Deep within Cairo’s old city lies the key to the collapse of Egyptian Jewry


inside the ancient warrens of Cairo’s old city, and not far from the great walls erected by the medieval Fatimid dynasty, lies Haret el-Yahud — the Jewish Alley.

The neighbourhood was long ago drained of its Jewish character but it is linked to one anomalous fact of great historical significance.

For it was here, on the edge of Cairo’s Jewish quarter, that the man who oversaw the collapse of Egypt’s Jewry — Gamal Abdel Nasser — was raised. Egyptian demagogue Nasser was Britain’s arch Middle Eastern nemesis and bête noire of the neighbouring state of Israel.

Last weekend, almost 95 years after the birth of the nationalist icon, it was announced that Carmen Weinstein, the long-time leader of Egypt’s Jewish community, had passed away.

A tireless and redoubtable woman, it was Weinstein who for years worked relentlessly to deal with the consequences of the Jewish flight that began under the rule of Nasser.

An obituary published after her death noted how the 82-year-old, who had been inspecting the renovation of a Cairo shul just a day before her death, had once praised the Egyptians for their “tolerance and hospitality” in helping to preserve the famous 9th-century Bassatine cemetery in Cairo.

Yet the truth about the modern Jewish community in Egypt is much more nuanced — a fact most starkly symbolised by the layer of sewage that now covers part of the Bassatine grounds.

Last month, the director Amir Ramses released a documentary that detailed the history of Egypt’s Jewry during the 20th century.

In one telling scene, an elderly man is shown saying how much he admires the popular Egyptian singer Leila Mourad. After being told by his interviewer that she was Jewish, he quickly changes his mind.

The clip was a neat distillation of the sentiments which today’s Jewish community — numbering no more than a few dozen — are often faced with.

Under the strident leadership of Weinstein, Egypt’s remaining Jews often came together for religious occasions such as last month’s Pesach.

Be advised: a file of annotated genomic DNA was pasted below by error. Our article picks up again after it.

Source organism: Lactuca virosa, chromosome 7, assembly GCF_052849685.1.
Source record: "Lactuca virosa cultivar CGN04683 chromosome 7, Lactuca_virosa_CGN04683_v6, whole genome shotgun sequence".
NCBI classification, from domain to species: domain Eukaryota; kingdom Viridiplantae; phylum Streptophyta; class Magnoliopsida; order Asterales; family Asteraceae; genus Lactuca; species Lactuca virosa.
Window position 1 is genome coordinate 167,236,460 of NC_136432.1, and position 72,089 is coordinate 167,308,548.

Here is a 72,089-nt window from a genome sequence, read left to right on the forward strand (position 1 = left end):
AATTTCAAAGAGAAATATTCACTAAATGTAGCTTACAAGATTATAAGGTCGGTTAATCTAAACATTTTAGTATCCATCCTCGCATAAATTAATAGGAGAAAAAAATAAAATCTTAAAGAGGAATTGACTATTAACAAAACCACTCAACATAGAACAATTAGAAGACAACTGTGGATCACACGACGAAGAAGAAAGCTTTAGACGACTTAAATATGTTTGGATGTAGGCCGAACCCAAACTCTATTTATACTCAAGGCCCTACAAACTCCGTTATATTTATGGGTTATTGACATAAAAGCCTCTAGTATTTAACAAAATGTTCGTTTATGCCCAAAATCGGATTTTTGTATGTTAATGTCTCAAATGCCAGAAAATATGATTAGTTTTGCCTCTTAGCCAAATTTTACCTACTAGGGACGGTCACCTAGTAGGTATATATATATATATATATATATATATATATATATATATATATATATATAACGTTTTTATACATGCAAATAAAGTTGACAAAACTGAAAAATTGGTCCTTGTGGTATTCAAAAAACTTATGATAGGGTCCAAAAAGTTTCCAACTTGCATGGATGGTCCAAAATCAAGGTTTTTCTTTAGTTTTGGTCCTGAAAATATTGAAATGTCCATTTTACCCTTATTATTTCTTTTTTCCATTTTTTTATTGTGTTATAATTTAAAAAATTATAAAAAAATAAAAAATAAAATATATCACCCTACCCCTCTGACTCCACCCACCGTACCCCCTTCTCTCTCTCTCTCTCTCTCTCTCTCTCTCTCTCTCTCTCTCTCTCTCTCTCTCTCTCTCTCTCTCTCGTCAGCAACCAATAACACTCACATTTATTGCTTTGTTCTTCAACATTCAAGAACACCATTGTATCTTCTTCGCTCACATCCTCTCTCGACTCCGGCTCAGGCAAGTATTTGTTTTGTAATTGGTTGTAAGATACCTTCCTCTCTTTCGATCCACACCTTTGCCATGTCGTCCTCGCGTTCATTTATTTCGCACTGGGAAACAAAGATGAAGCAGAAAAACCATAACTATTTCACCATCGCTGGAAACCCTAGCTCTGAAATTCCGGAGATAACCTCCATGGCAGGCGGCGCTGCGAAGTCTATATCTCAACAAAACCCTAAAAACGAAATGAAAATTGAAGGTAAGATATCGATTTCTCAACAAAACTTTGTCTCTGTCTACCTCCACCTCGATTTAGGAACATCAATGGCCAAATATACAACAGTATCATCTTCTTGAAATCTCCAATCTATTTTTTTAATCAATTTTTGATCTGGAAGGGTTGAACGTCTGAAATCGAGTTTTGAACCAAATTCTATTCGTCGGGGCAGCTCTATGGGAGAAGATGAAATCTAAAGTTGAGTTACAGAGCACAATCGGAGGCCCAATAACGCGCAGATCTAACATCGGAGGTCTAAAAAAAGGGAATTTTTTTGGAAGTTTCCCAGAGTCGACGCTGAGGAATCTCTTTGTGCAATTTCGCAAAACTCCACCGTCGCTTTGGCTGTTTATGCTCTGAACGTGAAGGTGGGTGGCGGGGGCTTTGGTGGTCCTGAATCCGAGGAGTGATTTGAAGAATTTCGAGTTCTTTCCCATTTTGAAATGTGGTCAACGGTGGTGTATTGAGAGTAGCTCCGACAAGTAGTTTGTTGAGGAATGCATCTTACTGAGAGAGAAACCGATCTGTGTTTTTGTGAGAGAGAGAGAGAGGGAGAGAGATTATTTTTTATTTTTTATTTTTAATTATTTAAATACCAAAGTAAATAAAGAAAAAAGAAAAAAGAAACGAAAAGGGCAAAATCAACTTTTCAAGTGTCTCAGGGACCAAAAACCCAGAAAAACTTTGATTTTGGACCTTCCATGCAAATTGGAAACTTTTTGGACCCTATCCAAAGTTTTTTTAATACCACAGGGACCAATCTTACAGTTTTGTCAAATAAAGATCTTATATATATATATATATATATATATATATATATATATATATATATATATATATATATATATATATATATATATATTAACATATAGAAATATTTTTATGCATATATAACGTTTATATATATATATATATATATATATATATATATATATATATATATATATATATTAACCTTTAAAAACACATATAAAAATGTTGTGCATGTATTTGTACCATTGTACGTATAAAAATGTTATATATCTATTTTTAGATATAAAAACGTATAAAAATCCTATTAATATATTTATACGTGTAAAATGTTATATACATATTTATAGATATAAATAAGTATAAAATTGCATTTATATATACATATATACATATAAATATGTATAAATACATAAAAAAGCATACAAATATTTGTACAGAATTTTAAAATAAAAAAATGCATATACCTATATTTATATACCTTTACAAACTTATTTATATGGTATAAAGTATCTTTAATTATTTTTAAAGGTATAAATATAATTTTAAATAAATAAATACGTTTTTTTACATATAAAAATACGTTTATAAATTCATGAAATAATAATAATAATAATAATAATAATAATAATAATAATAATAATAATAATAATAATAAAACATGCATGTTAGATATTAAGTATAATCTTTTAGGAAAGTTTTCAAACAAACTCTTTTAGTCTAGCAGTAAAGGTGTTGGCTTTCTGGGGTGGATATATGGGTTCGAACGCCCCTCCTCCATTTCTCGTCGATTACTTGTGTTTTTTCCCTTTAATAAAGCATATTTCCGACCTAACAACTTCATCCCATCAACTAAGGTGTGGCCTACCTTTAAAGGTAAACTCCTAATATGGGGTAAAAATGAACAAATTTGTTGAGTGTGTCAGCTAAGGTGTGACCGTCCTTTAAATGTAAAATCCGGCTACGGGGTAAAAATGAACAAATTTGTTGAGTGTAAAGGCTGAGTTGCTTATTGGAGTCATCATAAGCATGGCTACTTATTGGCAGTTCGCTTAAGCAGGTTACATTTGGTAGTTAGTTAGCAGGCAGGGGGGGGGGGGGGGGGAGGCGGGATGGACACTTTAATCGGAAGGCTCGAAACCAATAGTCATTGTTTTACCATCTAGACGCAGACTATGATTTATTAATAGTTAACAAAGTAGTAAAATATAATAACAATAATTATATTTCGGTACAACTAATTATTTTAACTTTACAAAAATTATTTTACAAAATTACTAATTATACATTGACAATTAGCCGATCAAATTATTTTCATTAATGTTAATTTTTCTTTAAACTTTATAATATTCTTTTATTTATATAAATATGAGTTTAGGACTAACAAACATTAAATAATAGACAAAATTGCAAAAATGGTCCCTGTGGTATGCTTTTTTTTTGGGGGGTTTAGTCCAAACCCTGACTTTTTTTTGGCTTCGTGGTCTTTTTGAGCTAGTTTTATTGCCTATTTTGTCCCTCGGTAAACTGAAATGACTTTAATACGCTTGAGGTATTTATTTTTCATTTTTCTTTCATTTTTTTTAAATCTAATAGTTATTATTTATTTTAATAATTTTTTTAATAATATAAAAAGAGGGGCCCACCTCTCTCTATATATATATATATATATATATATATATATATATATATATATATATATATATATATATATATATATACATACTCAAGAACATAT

The government has also carried out a number of high-profile synagogue restorations over the years.

Yet figures from the Egyptian Jewish diaspora nevertheless complain of official reticence when it comes to preserving the community’s cultural heritage.

Rabbi Andrew Baker, a representative of the American Jewish Committee, told the JC how he once discussed the possibility of a museum for Egypt’s Jewry with a former minister of culture. “He told us he supported the idea,” said Mr Baker. “Then he put his finger to his lips and said, ‘shush, don’t tell anyone’.”

Yves Fedida, a Paris-based Egyptian Jew who runs the Nebi Daniel Association that works to preserve Jewish communal assets, said he has tried to convince the Egyptian authorities of the need to safeguard Jewish records from the period of Ottoman rule. “It’s a fundamental part of our identity,” he said. “But you get approval from someone and then security says no.”

This week, the Egyptian Jewish community elected its new leader, Magda Haroun, the 60-year-old daughter of one of the country’s most famous left-wing politicians.

But, given the current President’s previous record on religious harmony — Mohamed Morsi once described Zionists as the descendants of pigs and apes — it seems that, for many Egyptians, the nation’s Jewry will continue to be little more than an inconvenient truth.

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